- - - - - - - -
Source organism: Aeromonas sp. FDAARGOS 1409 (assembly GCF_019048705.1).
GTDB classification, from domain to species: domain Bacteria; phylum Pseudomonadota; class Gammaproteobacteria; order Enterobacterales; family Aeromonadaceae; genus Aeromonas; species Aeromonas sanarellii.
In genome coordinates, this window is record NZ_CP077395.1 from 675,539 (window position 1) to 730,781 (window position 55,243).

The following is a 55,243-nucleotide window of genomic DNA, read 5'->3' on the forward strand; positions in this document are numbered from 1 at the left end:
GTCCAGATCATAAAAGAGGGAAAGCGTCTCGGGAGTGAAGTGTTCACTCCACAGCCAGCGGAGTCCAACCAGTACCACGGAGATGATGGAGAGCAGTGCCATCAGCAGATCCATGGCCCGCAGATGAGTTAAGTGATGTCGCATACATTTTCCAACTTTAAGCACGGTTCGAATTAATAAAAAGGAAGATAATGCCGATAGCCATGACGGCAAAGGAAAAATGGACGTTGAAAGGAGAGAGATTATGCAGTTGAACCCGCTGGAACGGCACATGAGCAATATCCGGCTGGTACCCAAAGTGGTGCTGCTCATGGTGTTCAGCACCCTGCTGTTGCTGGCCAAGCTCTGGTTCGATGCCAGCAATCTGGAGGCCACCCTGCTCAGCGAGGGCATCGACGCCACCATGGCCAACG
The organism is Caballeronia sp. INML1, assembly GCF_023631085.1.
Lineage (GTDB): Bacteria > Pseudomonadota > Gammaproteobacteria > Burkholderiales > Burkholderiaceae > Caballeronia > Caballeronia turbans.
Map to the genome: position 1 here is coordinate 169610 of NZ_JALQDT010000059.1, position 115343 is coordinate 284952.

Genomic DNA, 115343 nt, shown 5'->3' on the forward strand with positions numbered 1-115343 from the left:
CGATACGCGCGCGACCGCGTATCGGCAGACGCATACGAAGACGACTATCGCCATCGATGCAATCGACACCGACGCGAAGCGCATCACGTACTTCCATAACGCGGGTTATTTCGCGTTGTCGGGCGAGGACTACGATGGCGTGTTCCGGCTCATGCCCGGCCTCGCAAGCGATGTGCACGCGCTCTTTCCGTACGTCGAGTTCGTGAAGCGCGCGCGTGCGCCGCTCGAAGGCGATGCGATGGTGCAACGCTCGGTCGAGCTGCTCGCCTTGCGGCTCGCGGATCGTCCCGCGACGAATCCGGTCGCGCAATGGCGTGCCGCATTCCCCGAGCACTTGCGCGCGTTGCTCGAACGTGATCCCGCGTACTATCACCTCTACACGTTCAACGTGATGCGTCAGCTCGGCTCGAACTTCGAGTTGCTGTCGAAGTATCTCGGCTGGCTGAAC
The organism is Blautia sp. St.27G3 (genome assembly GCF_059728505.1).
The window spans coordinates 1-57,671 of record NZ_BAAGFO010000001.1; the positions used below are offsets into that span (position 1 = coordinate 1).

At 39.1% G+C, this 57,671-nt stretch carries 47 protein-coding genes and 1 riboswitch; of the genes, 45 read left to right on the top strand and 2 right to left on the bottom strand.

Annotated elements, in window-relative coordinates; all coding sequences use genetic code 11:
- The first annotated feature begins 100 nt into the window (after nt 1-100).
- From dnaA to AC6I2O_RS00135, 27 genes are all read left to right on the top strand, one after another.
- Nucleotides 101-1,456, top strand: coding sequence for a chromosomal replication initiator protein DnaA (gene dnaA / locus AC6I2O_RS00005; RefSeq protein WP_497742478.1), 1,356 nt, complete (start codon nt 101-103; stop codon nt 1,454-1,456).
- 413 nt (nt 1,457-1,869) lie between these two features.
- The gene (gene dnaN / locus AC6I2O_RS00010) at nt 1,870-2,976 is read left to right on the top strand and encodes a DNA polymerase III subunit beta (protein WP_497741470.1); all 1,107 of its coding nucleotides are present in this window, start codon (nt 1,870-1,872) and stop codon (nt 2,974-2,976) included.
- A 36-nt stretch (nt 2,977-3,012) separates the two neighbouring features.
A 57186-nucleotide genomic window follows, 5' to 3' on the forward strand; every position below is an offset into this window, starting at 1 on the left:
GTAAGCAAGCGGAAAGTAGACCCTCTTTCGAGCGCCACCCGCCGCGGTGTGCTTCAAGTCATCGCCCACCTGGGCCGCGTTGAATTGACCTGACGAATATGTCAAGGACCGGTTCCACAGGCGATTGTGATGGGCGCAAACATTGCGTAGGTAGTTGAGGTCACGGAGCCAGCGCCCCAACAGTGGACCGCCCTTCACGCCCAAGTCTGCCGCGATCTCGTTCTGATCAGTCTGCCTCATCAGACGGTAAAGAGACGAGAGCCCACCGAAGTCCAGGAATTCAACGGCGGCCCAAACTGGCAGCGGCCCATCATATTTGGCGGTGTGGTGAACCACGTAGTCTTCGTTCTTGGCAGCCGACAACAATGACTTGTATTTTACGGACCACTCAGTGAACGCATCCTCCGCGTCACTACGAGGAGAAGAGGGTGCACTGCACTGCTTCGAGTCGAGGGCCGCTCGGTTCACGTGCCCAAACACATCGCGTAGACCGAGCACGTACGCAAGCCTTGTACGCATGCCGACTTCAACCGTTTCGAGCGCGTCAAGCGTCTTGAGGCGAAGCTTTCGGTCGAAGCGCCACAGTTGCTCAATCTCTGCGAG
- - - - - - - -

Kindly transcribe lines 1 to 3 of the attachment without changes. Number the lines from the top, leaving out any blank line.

Source organism: Aeromonas sp. FDAARGOS 1409 (assembly GCF_019048705.1).
GTDB classification, from domain to species: domain Bacteria; phylum Pseudomonadota; class Gammaproteobacteria; order Enterobacterales; family Aeromonadaceae; genus Aeromonas; species Aeromonas sanarellii.
In genome coordinates, this window is record NZ_CP077395.1 from 675,539 (window position 1) to 730,781 (window position 55,243).